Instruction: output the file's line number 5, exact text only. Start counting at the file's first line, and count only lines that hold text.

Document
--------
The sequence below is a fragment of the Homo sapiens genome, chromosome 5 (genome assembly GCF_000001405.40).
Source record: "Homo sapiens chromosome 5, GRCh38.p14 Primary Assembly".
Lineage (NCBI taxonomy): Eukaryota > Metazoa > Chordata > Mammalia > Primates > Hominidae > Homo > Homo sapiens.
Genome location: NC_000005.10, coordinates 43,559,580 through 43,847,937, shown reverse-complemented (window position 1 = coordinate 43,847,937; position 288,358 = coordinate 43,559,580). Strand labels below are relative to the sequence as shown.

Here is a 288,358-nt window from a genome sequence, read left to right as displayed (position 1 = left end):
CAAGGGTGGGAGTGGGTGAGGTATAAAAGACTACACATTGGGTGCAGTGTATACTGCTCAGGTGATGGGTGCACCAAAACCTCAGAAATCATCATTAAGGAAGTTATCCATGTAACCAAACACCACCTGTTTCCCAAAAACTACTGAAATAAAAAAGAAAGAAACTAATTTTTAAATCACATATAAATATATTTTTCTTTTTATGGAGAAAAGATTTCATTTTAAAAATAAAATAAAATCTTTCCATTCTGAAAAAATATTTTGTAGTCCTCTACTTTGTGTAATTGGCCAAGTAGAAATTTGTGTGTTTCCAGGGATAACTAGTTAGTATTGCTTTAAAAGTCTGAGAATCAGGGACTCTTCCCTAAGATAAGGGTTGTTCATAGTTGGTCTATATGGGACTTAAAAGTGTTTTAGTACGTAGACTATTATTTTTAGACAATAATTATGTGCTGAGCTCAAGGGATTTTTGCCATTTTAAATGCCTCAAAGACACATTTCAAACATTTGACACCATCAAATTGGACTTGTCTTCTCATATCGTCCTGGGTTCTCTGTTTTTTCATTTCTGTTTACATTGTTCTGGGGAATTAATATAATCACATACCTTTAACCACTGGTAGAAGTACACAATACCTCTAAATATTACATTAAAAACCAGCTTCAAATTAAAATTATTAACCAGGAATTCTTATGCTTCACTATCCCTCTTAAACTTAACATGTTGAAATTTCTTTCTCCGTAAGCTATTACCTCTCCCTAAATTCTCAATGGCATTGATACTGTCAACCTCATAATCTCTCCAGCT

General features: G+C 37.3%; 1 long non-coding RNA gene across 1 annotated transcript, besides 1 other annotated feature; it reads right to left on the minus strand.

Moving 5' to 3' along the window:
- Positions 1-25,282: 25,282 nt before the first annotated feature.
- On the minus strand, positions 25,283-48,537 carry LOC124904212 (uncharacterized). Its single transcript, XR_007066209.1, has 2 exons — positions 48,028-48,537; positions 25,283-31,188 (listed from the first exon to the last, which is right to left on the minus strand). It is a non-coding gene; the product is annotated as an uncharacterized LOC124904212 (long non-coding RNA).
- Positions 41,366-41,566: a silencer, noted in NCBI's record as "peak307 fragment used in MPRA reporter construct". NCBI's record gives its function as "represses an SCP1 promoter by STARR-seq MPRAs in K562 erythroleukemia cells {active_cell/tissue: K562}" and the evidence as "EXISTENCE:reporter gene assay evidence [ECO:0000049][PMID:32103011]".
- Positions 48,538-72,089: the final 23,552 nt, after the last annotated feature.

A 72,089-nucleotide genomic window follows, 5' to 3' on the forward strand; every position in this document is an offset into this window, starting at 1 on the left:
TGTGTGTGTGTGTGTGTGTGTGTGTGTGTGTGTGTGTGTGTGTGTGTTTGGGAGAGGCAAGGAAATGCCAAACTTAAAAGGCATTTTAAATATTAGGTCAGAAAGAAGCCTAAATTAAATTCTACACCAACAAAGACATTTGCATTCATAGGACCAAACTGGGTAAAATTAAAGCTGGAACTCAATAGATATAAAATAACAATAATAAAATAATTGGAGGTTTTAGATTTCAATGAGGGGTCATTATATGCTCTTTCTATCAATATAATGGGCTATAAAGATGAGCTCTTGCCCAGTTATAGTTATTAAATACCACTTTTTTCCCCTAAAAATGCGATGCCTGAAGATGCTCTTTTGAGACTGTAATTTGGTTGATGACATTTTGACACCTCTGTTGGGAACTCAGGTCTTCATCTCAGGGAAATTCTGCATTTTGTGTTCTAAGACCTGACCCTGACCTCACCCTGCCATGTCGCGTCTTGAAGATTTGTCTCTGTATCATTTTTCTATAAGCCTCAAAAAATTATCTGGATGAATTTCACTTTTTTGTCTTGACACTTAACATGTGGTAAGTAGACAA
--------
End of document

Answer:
Here is a 288,358-nt window from a genome sequence, read left to right as displayed (position 1 = left end):